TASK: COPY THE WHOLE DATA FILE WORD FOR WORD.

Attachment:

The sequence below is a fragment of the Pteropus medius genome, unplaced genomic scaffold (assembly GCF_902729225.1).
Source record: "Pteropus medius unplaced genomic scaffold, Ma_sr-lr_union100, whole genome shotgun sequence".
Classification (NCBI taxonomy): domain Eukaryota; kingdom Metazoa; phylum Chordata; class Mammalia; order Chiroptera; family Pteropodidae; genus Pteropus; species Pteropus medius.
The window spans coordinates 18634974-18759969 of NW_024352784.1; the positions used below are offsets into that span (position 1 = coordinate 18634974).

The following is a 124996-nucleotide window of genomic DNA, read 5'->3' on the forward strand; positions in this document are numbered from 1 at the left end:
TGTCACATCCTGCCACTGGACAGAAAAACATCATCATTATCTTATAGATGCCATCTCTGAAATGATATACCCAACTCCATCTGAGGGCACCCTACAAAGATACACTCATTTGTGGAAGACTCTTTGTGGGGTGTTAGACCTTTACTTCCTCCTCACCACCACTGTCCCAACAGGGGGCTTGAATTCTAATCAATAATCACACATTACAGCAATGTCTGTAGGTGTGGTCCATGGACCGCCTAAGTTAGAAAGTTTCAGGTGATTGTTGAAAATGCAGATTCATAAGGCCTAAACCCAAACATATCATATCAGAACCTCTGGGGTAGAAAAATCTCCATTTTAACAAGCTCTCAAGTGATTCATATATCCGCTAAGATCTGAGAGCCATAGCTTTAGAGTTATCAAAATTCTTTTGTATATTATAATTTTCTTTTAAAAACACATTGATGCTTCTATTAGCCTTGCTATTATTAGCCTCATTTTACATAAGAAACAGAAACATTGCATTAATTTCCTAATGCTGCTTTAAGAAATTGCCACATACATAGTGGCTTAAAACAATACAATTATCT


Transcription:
The sequence below is a fragment of the Pteropus medius genome, unplaced genomic scaffold (assembly GCF_902729225.1).
Source record: "Pteropus medius unplaced genomic scaffold, Ma_sr-lr_union100, whole genome shotgun sequence".
Classification (NCBI taxonomy): domain Eukaryota; kingdom Metazoa; phylum Chordata; class Mammalia; order Chiroptera; family Pteropodidae; genus Pteropus; species Pteropus medius.
The window spans coordinates 18634974-18759969 of NW_024352784.1; the positions used below are offsets into that span (position 1 = coordinate 18634974).

The following is a 124996-nucleotide window of genomic DNA, read 5'->3' on the forward strand; positions in this document are numbered from 1 at the left end:
TGTCACATCCTGCCACTGGACAGAAAAACATCATCATTATCTTATAGATGCCATCTCTGAAATGATATACCCAACTCCATCTGAGGGCACCCTACAAAGATACACTCATTTGTGGAAGACTCTTTGTGGGGTGTTAGACCTTTACTTCCTCCTCACCACCACTGTCCCAACAGGGGGCTTGAATTCTAATCAATAATCACACATTACAGCAATGTCTGTAGGTGTGGTCCATGGACCGCCTAAGTTAGAAAGTTTCAGGTGATTGTTGAAAATGCAGATTCATAAGGCCTAAACCCAAACATATCATATCAGAACCTCTGGGGTAGAAAAATCTCCATTTTAACAAGCTCTCAAGTGATTCATATATCCGCTAAGATCTGAGAGCCATAGCTTTAGAGTTATCAAAATTCTTTTGTATATTATAATTTTCTTTTAAAAACACATTGATGCTTCTATTAGCCTTGCTATTATTAGCCTCATTTTACATAAGAAACAGAAACATTGCATTAATTTCCTAATGCTGCTTTAAGAAATTGCCACATACATAGTGGCTTAAAACAATACAATTATCT